It’s less than a month until I graduate. There. It’s on paper. One month from today, I will be stuck in that heinous no-man’s land between undergrad and law school. And it sucks. In the past weeks, I’ve noticed myself slipping into a state of regression, in the hopes of stalling the inevitable””my first real steps into adulthood. I’ve stopped folding laundry and left it strewn about my room. I’ve skipped classes that I shouldn’t have (much to professors’ chagrin) and even was recently reprimanded for being too loud in the library (I know several of you all just smiled and said a silent “thanks” to yourselves”¦). But, despite my efforts to stall the clock, time keeps moving forward. And with all this movement, I keep thinking to myself: if I could do it all over again”¦ what would I do differently?
As a student of history, I’m fascinated by past mistakes that could have been easily avoided (Napoleon could’ve waited an extra two months and avoided a Russian winter, etc.). This habit has come to play a key role in my own life as well. I constantly think of the “what-ifs” or “should-haves” on a personal level. And with graduation only weeks away, it seems as if these words are all that fill my mind. But, in finally following a few of these shoulda coulda wouldas to their logical conclusions, I found that do-overs are overrated and that some things are meant to happen the way they do. And thus begins my list of do-overs that I’m glad I didn’t.
1.) Cultivating friends in college. Despite my verbose (don’t know it, look it up) nature, I seem to have trouble maintaining constant friend groups. Jumping from Lancer parties to theater-kid dorm rooms to Delt gatherings (where I met the incomparable and fantastic Chris Caudill, Will Chisholm, and Khuong Nguyen- like Kung Fu), I tried to find somewhere that I would meet my best friend ever (#dumb). But, along this journey of friend-making, I realized that I’m definitely not a best friend kind of girl. I have great friends, friends I get lunch with, Trinitonan friends (Megan, Matt), friends I talk to after a Bloody Mary, and friends I see twice a year. And that’s perfectly fine. I love talking to hundreds of people at once and thrive on humorous stories about people’s lives (just ask the random people that I recently started Snapchatting). So, while I once wished for a consistent group of friends, in the last weeks of school I find myself so grateful for the diverse range of friends I maintain, knowing that if I ever need someone, I have a big group to choose from.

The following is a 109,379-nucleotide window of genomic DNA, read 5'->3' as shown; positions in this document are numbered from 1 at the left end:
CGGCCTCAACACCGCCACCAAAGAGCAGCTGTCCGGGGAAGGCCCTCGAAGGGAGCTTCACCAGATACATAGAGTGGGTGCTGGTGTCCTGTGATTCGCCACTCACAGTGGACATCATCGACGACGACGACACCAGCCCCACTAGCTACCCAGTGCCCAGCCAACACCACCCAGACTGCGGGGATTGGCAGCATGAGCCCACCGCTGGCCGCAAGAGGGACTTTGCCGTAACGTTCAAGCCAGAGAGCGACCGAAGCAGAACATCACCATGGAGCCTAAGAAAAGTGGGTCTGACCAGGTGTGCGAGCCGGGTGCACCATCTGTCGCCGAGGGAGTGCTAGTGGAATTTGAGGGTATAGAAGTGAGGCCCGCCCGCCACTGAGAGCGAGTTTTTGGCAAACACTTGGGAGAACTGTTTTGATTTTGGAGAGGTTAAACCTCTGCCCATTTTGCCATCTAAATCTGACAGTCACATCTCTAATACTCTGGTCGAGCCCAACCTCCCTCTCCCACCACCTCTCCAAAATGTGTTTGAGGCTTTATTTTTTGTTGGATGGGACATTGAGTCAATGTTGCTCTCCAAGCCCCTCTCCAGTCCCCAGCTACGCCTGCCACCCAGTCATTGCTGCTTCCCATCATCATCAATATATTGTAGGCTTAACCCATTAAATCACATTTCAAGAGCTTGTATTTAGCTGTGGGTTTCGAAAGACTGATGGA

2.) Choosing to major in the humanities. More often than I’d care to admit, I wish I would’ve majored in something other than History/Spanish. I see the genius displayed by engineers who study fluid mechanics (WTF) and neuroscience majors who can tell me about every single part of my brain. But, alas, here I stand, a slave to the liberal arts. And though I know that liberal arts majors don’t make the highest salaries coming out of college, I’ve discovered something that makes me proud. Liberal arts majors understand the true emotions of life. History has taught me how human beings act, how they change the world with their choices, and how a single person can change the fate of a nation. Spanish allows me to converse freely (more so in broken Spanglish) with the world in which I live and lets me understand my fellow human beings at another level. Thus, I’m glad I stayed the course and I’m now a proud liberal arts major. No do-overs here.
3.) Coming to Trinity. Somewhere around sophomore year, I began to wish for a do-over on college choices. In choosing between TU and another private university, I must admit that my main initial reason for choosing Trinity was to tick off my mother. She attended Trinity when it was a “commuter school” in the ’70s and wasn’t a fan of revisiting her own youth. So in an act of teenage rebellion, I chose Trinity. And once all the new friends, Gamma activities, and Mabee food choices freshman year faded away, I was stuck in an academic grind that left me wishing for another academic venue. But, thanks to the support of some interesting comrades (Barbour, Manning, Collins), I didn’t leave. I stayed through the sticky points. Which is the challenge we all face. And suddenly, in April of my senior year, with the weather beautiful, a new puppy at home (hello, Harper and Allison), and seats open all around the fountain, I’m thrilled at my choice and definitely wouldn’t do anything differently.
Thus, in examining all the do-overs I so desperately wanted, I’ve found that had I done anything over, I wouldn’t be who I am today (preachy, right?). And so, no matter how badly I want to “do college over,” I’m glad that the cosmic world doesn’t allow for “Groundhog Day” to really occur. This is my life. And it can only move forward. In closing, our time together grows short, dear readers. Only a few more weeks left of me telling you how miserably I’m failing in my understanding of how to navigate the life of a young adult. But stay with me. We may have a breakthrough yet “¦ Until next time.
Gabby Shayeb is graduating with a degree in history. She is a member of Gamma Chi Delta and the Association of Student Representatives.